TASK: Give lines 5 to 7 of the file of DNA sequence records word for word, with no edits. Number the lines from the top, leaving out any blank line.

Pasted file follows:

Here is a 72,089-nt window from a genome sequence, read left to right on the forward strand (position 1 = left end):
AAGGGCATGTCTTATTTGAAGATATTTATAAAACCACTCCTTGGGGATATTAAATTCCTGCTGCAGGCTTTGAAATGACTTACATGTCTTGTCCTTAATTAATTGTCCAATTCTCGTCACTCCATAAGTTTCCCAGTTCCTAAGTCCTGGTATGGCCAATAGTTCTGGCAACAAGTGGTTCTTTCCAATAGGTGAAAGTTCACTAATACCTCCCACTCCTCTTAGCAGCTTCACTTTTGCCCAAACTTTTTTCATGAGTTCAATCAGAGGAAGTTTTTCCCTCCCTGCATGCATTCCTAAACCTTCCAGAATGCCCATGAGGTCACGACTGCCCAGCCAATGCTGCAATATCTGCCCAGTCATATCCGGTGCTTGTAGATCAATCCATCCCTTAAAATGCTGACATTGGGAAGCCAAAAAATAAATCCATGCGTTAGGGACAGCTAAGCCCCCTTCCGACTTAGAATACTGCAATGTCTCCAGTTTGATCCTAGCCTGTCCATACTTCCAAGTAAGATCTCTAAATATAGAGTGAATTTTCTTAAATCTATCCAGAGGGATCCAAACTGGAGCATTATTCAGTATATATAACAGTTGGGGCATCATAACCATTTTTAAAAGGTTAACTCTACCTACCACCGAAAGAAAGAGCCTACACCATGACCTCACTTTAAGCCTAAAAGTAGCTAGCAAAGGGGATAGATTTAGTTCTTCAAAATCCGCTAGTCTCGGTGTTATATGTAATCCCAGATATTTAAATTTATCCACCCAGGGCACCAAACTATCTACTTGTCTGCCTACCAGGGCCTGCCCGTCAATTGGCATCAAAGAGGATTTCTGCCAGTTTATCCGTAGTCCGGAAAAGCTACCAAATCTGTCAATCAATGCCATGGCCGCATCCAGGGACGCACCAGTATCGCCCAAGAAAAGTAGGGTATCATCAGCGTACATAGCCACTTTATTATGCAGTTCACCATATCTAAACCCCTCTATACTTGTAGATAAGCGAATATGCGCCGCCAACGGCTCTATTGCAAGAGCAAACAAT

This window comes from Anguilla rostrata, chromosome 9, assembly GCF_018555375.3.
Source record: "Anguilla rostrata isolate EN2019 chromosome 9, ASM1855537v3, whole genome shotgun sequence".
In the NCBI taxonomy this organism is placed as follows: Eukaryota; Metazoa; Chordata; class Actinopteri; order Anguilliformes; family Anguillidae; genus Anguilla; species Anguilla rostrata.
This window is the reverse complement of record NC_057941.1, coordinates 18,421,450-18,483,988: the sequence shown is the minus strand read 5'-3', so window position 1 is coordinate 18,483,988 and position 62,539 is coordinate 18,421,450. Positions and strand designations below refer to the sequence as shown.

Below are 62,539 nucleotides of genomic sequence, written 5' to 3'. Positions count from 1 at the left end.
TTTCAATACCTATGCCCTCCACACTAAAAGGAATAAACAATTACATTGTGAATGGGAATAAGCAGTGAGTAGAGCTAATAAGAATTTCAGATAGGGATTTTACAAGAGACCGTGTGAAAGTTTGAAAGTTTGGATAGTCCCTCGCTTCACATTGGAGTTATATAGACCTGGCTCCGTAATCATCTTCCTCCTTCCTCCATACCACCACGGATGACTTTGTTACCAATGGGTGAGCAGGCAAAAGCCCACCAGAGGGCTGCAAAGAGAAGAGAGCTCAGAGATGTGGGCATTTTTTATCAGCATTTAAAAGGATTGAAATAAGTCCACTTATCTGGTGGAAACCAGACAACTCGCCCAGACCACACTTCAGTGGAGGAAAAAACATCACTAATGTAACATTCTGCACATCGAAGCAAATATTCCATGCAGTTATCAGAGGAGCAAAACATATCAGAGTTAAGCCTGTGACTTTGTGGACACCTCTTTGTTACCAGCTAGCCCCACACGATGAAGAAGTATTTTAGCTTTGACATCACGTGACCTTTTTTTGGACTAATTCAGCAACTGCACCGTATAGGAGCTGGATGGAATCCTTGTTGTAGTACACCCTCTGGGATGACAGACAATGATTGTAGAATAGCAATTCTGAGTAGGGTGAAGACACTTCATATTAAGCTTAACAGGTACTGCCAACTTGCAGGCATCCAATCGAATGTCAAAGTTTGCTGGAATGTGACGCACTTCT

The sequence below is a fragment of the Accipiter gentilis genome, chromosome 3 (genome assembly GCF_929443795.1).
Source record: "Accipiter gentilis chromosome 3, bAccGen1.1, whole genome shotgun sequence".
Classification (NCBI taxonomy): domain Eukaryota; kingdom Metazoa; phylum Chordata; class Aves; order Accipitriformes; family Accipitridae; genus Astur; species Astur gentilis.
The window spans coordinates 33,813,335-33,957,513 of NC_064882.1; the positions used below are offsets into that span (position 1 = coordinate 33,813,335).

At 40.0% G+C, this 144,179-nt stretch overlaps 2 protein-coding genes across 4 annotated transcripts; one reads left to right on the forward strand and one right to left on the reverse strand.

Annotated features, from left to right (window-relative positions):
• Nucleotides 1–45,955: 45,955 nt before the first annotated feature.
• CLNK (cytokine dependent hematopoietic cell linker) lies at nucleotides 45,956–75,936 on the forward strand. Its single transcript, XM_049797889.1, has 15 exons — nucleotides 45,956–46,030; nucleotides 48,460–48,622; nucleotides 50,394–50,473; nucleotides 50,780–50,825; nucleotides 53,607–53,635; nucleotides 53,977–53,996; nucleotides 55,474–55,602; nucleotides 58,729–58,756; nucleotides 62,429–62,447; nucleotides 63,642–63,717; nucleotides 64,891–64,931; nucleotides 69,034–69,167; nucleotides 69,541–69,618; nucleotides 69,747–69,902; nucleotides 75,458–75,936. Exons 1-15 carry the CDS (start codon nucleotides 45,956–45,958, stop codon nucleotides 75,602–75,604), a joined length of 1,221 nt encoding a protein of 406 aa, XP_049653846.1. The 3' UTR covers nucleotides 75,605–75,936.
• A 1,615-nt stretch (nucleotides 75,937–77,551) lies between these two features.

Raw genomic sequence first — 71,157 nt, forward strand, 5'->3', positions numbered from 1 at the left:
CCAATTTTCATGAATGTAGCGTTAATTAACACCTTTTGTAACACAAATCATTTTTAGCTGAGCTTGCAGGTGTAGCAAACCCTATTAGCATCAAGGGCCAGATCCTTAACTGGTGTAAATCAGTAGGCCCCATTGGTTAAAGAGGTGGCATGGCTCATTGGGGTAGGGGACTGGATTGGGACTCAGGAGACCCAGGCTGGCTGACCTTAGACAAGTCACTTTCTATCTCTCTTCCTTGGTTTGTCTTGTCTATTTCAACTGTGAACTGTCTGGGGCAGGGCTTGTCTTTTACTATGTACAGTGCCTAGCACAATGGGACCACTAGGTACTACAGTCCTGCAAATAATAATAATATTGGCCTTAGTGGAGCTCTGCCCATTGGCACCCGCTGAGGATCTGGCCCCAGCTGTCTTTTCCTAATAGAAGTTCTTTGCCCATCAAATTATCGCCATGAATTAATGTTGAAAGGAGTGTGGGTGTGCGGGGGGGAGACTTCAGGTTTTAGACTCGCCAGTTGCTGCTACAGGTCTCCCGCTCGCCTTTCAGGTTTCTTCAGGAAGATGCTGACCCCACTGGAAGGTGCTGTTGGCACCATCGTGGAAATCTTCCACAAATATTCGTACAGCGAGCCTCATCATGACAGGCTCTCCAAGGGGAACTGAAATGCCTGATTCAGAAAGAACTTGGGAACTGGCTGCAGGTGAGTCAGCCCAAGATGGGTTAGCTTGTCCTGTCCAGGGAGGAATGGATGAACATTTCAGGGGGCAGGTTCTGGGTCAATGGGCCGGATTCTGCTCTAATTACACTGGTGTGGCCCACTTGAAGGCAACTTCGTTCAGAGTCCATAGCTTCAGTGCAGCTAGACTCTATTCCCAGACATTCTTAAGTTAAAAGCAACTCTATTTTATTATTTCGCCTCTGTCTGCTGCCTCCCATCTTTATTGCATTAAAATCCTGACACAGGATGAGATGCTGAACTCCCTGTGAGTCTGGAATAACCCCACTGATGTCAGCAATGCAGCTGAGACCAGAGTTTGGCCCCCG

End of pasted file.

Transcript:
In the NCBI taxonomy this organism is placed as follows: Eukaryota; Metazoa; Chordata; class Actinopteri; order Anguilliformes; family Anguillidae; genus Anguilla; species Anguilla rostrata.
This window is the reverse complement of record NC_057941.1, coordinates 18,421,450-18,483,988: the sequence shown is the minus strand read 5'-3', so window position 1 is coordinate 18,483,988 and position 62,539 is coordinate 18,421,450. Positions and strand designations below refer to the sequence as shown.

Below are 62,539 nucleotides of genomic sequence, written 5' to 3'. Positions count from 1 at the left end.